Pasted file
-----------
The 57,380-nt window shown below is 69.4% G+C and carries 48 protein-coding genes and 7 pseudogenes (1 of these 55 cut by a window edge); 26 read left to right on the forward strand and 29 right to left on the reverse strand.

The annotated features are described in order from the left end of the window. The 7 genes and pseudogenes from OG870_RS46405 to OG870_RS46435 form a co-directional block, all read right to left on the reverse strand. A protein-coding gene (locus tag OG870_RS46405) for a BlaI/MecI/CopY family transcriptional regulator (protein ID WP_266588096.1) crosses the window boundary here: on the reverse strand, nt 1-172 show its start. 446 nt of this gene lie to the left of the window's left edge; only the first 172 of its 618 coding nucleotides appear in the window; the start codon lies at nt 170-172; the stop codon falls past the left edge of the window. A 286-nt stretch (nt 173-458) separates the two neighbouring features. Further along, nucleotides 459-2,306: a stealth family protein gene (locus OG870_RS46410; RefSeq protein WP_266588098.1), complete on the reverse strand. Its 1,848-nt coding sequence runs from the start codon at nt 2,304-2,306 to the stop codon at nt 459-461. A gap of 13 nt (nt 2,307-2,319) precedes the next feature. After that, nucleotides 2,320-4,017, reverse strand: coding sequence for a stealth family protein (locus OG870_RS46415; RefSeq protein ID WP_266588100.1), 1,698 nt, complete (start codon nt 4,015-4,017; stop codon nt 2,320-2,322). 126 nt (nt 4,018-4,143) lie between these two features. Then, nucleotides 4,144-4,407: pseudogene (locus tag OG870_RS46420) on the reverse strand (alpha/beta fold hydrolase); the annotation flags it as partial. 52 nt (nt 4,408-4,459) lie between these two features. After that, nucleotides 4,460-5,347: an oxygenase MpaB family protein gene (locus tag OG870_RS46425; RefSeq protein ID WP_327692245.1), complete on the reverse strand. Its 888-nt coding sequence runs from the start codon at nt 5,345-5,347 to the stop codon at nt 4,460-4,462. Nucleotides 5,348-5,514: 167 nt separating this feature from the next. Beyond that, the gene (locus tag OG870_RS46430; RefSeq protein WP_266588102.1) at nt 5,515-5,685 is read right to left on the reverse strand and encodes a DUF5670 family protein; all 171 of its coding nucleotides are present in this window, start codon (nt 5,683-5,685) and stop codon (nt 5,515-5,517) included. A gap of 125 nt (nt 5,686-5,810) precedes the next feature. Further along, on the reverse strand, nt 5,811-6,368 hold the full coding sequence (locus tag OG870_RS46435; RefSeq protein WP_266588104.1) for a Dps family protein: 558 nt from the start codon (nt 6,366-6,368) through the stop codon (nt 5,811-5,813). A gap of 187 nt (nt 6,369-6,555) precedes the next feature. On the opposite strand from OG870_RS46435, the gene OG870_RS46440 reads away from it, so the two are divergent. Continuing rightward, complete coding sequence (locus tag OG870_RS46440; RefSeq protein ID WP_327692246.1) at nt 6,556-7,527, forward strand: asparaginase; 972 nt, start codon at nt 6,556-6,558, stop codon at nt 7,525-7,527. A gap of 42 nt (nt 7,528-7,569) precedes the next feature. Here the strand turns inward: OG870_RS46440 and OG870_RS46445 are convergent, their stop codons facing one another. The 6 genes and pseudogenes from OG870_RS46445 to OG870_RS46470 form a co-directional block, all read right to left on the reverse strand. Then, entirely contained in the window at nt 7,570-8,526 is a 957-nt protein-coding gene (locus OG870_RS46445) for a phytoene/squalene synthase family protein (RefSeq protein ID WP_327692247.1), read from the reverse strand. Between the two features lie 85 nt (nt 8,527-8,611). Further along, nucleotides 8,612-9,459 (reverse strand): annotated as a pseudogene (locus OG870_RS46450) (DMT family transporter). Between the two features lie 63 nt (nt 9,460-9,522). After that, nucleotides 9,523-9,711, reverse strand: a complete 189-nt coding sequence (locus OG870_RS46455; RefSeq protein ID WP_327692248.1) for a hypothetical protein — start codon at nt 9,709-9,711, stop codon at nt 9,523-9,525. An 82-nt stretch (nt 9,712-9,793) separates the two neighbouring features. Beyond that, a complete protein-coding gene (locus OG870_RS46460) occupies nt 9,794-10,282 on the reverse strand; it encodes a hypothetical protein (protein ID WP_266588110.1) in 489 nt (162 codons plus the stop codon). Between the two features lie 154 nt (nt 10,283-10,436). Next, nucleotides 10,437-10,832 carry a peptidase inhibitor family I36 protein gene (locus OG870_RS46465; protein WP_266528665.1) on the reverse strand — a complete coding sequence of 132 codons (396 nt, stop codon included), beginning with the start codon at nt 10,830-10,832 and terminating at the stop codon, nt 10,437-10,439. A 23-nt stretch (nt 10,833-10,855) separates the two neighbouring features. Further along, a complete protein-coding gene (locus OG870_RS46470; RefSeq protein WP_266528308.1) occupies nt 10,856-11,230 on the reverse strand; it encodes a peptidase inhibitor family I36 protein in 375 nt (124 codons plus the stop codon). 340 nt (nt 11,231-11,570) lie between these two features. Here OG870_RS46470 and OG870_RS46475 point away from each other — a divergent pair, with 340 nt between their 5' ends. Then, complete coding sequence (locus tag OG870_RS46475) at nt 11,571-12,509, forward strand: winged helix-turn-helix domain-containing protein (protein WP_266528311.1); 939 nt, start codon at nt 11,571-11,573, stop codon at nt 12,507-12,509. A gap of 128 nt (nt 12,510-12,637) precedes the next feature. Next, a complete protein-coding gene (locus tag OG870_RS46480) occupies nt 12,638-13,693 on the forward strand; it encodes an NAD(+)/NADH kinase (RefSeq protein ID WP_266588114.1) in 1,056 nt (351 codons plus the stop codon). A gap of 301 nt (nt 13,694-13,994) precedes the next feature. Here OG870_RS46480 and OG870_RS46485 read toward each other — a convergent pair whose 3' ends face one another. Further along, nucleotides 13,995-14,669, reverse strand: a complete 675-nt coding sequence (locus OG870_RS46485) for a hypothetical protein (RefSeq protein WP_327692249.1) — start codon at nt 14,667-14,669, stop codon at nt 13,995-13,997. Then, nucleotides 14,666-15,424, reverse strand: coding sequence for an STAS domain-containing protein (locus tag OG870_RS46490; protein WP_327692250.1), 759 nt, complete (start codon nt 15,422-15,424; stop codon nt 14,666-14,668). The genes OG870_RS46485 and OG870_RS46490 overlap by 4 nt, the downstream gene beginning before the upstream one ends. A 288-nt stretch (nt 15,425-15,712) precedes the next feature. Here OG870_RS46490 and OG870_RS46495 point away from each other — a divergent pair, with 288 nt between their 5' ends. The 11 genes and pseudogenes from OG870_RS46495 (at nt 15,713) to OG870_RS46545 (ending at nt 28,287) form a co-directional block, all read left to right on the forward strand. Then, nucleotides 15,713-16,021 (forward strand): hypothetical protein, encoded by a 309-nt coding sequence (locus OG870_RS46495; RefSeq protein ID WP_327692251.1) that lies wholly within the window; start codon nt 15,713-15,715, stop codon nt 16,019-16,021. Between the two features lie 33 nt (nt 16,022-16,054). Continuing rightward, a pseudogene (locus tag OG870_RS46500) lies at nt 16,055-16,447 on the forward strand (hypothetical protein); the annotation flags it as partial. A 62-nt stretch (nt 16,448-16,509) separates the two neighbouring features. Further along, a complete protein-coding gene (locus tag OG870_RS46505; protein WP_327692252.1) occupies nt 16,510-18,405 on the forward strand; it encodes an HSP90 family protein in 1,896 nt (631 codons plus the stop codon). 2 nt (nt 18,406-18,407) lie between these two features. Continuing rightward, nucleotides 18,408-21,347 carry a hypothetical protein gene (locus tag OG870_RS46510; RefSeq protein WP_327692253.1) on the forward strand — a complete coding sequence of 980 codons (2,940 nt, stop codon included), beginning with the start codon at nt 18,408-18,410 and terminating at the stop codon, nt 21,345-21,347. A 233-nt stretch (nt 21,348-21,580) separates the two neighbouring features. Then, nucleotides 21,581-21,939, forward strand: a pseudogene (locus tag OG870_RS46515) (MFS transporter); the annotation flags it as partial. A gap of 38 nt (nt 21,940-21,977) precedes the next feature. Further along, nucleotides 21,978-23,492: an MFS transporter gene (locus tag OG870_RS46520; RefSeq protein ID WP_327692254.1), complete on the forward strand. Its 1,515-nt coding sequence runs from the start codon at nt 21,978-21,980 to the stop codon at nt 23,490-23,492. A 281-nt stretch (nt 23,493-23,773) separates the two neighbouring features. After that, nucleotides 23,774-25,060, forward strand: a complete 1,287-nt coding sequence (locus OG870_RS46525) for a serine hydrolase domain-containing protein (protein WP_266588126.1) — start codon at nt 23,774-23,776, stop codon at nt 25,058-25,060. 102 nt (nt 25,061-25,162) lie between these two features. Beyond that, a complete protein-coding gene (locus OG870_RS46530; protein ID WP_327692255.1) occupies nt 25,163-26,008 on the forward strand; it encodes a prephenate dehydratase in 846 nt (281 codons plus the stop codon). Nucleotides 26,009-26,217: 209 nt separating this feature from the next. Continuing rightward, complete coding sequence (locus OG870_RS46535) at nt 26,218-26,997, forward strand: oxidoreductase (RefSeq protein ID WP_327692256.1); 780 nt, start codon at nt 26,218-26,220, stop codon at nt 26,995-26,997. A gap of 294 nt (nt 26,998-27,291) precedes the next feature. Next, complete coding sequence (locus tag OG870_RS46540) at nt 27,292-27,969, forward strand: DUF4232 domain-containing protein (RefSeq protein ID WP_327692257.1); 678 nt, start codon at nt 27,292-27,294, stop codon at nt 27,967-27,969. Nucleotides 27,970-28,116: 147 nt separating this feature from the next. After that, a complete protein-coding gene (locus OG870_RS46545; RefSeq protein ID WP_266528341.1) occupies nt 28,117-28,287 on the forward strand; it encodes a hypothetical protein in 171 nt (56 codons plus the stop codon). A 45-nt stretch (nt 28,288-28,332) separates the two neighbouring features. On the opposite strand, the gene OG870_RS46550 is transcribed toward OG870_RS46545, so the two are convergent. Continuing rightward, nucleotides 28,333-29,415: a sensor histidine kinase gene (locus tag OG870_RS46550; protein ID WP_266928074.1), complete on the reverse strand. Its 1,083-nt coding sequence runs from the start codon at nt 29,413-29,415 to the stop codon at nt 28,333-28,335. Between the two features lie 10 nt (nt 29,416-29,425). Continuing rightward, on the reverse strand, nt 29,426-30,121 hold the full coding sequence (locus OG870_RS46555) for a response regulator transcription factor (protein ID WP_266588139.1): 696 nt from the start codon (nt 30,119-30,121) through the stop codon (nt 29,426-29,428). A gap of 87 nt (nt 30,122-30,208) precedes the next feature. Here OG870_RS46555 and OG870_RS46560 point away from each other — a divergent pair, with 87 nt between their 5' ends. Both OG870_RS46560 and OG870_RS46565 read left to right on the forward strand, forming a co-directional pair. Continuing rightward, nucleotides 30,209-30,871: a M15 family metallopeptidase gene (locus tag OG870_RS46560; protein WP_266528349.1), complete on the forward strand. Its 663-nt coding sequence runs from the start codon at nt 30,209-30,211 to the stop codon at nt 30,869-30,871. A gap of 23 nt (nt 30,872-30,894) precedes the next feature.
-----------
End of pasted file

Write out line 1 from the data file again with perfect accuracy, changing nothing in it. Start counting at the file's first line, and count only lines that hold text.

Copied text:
The 57,380-nt window shown below is 69.4% G+C and carries 48 protein-coding genes and 7 pseudogenes (1 of these 55 cut by a window edge); 26 read left to right on the forward strand and 29 right to left on the reverse strand.